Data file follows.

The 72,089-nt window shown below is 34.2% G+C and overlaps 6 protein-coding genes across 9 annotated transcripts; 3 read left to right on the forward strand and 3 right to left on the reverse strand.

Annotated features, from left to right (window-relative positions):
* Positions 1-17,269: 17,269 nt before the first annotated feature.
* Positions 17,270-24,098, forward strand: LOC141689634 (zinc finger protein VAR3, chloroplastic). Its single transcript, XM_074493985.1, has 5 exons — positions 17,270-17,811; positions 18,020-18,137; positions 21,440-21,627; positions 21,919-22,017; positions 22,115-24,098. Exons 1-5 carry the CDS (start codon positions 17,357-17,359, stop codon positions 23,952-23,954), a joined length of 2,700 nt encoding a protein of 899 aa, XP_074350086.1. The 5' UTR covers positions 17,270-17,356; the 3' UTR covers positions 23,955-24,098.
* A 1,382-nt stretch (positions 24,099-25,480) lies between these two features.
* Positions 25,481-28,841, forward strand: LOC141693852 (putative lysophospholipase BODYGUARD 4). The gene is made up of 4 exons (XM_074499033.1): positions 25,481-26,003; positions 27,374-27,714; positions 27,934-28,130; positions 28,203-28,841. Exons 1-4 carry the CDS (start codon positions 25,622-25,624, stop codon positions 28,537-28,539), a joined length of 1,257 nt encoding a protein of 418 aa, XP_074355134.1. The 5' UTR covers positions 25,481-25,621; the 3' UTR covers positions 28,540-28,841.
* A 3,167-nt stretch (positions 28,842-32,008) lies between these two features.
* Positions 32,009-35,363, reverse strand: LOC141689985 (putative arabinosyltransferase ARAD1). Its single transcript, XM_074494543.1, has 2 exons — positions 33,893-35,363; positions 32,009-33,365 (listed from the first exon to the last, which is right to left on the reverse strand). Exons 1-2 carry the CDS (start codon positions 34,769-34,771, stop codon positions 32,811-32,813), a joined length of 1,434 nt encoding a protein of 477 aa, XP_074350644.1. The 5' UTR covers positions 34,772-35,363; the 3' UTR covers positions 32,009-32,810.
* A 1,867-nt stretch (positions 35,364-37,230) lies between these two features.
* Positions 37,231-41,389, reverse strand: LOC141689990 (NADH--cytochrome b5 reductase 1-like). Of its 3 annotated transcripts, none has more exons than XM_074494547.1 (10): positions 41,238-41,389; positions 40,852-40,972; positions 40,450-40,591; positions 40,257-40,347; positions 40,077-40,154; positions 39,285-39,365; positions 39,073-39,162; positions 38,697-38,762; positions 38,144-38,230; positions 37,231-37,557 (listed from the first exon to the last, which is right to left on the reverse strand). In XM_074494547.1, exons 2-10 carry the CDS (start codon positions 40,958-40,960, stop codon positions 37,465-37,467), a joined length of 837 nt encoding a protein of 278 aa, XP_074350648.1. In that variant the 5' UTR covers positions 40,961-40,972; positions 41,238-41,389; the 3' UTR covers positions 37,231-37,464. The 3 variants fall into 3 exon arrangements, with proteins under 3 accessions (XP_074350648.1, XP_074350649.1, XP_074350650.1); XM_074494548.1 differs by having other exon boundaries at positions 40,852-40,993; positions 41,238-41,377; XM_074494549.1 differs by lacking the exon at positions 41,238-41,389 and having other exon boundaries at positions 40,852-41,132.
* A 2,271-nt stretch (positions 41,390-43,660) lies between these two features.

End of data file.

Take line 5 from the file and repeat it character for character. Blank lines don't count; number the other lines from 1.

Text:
* A 1,382-nt stretch (positions 24,099-25,480) lies between these two features.